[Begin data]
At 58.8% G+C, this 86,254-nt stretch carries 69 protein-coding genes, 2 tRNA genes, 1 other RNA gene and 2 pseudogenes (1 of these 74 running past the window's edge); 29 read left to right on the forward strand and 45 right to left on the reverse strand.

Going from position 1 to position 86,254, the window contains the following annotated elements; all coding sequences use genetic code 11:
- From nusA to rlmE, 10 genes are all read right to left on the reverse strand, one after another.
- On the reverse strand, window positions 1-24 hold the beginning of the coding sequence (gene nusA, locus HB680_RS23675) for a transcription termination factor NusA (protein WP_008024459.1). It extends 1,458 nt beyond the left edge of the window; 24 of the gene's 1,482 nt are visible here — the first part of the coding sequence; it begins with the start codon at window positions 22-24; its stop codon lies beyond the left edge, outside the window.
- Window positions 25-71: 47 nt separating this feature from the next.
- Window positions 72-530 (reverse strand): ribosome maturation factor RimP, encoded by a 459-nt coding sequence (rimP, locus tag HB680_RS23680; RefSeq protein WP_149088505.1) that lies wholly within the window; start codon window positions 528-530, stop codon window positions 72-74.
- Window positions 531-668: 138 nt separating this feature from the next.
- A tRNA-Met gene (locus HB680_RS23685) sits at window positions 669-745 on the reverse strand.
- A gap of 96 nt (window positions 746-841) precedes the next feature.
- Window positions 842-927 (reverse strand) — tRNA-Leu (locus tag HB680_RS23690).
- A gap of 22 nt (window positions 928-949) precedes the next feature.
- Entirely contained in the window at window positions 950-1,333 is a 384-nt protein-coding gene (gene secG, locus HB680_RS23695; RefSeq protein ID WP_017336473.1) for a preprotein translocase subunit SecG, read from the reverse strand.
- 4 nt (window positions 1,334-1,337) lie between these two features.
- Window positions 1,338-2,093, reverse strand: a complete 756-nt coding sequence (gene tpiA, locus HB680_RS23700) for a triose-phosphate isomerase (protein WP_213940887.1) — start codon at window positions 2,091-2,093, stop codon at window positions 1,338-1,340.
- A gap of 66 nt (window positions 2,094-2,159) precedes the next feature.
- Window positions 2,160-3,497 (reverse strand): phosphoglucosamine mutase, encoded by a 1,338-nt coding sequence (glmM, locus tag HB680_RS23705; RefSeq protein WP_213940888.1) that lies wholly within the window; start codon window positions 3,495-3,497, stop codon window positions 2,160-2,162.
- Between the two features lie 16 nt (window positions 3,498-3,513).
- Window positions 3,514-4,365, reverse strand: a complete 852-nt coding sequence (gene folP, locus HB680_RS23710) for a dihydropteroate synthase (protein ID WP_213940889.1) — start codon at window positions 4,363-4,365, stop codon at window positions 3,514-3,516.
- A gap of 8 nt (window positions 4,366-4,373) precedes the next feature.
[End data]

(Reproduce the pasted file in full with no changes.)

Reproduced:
At 58.8% G+C, this 86,254-nt stretch carries 69 protein-coding genes, 2 tRNA genes, 1 other RNA gene and 2 pseudogenes (1 of these 74 running past the window's edge); 29 read left to right on the forward strand and 45 right to left on the reverse strand.

Going from position 1 to position 86,254, the window contains the following annotated elements; all coding sequences use genetic code 11:
- From nusA to rlmE, 10 genes are all read right to left on the reverse strand, one after another.
- On the reverse strand, window positions 1-24 hold the beginning of the coding sequence (gene nusA, locus HB680_RS23675) for a transcription termination factor NusA (protein WP_008024459.1). It extends 1,458 nt beyond the left edge of the window; 24 of the gene's 1,482 nt are visible here — the first part of the coding sequence; it begins with the start codon at window positions 22-24; its stop codon lies beyond the left edge, outside the window.
- Window positions 25-71: 47 nt separating this feature from the next.
- Window positions 72-530 (reverse strand): ribosome maturation factor RimP, encoded by a 459-nt coding sequence (rimP, locus tag HB680_RS23680; RefSeq protein WP_149088505.1) that lies wholly within the window; start codon window positions 528-530, stop codon window positions 72-74.
- Window positions 531-668: 138 nt separating this feature from the next.
- A tRNA-Met gene (locus HB680_RS23685) sits at window positions 669-745 on the reverse strand.
- A gap of 96 nt (window positions 746-841) precedes the next feature.
- Window positions 842-927 (reverse strand) — tRNA-Leu (locus tag HB680_RS23690).
- A gap of 22 nt (window positions 928-949) precedes the next feature.
- Entirely contained in the window at window positions 950-1,333 is a 384-nt protein-coding gene (gene secG, locus HB680_RS23695; RefSeq protein ID WP_017336473.1) for a preprotein translocase subunit SecG, read from the reverse strand.
- 4 nt (window positions 1,334-1,337) lie between these two features.
- Window positions 1,338-2,093, reverse strand: a complete 756-nt coding sequence (gene tpiA, locus HB680_RS23700) for a triose-phosphate isomerase (protein WP_213940887.1) — start codon at window positions 2,091-2,093, stop codon at window positions 1,338-1,340.
- A gap of 66 nt (window positions 2,094-2,159) precedes the next feature.
- Window positions 2,160-3,497 (reverse strand): phosphoglucosamine mutase, encoded by a 1,338-nt coding sequence (glmM, locus tag HB680_RS23705; RefSeq protein WP_213940888.1) that lies wholly within the window; start codon window positions 3,495-3,497, stop codon window positions 2,160-2,162.
- Between the two features lie 16 nt (window positions 3,498-3,513).
- Window positions 3,514-4,365, reverse strand: a complete 852-nt coding sequence (gene folP, locus HB680_RS23710) for a dihydropteroate synthase (protein ID WP_213940889.1) — start codon at window positions 4,363-4,365, stop codon at window positions 3,514-3,516.
- A gap of 8 nt (window positions 4,366-4,373) precedes the next feature.